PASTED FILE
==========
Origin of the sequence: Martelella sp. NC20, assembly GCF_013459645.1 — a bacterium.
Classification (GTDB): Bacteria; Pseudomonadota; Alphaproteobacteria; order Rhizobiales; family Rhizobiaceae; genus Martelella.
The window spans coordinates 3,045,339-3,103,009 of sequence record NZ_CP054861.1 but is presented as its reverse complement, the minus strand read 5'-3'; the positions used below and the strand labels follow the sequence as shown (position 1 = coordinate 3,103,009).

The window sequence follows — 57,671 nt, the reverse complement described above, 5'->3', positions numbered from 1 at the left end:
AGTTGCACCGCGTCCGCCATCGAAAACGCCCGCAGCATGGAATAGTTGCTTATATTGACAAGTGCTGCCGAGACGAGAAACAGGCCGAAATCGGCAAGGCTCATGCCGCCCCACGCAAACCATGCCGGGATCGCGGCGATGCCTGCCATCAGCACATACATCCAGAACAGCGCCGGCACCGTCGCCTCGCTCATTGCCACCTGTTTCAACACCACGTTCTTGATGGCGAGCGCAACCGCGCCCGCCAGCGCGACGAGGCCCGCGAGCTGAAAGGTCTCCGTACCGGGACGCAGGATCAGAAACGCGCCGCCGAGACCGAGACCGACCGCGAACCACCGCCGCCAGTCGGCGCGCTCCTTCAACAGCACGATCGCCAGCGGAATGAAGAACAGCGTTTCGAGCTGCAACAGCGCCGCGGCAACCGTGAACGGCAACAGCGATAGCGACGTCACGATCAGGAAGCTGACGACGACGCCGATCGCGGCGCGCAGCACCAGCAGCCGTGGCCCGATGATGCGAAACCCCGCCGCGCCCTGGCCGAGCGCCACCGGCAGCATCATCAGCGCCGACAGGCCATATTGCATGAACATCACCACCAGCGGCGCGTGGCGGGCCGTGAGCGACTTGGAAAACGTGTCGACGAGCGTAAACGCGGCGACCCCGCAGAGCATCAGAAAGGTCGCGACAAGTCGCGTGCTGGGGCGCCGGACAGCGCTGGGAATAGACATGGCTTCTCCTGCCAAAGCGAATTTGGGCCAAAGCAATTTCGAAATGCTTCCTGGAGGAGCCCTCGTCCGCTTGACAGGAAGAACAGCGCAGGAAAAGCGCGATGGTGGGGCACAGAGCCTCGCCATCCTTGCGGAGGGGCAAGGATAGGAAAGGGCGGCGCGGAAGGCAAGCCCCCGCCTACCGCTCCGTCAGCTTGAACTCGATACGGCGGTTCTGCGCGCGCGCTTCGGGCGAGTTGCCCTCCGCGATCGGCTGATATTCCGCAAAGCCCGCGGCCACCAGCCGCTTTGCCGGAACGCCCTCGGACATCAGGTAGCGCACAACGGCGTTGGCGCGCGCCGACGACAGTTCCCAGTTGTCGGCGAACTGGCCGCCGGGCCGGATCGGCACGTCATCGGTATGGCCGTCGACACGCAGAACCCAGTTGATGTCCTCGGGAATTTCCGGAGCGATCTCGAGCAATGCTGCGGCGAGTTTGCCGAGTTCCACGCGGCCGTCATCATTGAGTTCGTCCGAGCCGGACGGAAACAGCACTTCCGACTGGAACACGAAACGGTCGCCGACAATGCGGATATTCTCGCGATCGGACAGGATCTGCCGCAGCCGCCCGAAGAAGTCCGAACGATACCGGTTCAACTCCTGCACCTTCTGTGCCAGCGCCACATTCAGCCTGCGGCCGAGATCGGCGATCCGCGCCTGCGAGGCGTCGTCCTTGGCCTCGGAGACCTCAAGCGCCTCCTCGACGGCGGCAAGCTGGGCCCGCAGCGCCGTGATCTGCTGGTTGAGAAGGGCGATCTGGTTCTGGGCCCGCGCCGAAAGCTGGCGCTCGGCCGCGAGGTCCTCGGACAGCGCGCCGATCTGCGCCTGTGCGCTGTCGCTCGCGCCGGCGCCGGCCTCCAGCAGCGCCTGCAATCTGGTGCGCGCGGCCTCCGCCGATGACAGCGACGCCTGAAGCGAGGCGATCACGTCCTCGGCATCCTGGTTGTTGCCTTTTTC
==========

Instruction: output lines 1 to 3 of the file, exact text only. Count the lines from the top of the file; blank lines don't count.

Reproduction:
Origin of the sequence: Martelella sp. NC20, assembly GCF_013459645.1 — a bacterium.
Classification (GTDB): Bacteria; Pseudomonadota; Alphaproteobacteria; order Rhizobiales; family Rhizobiaceae; genus Martelella.
The window spans coordinates 3,045,339-3,103,009 of sequence record NZ_CP054861.1 but is presented as its reverse complement, the minus strand read 5'-3'; the positions used below and the strand labels follow the sequence as shown (position 1 = coordinate 3,103,009).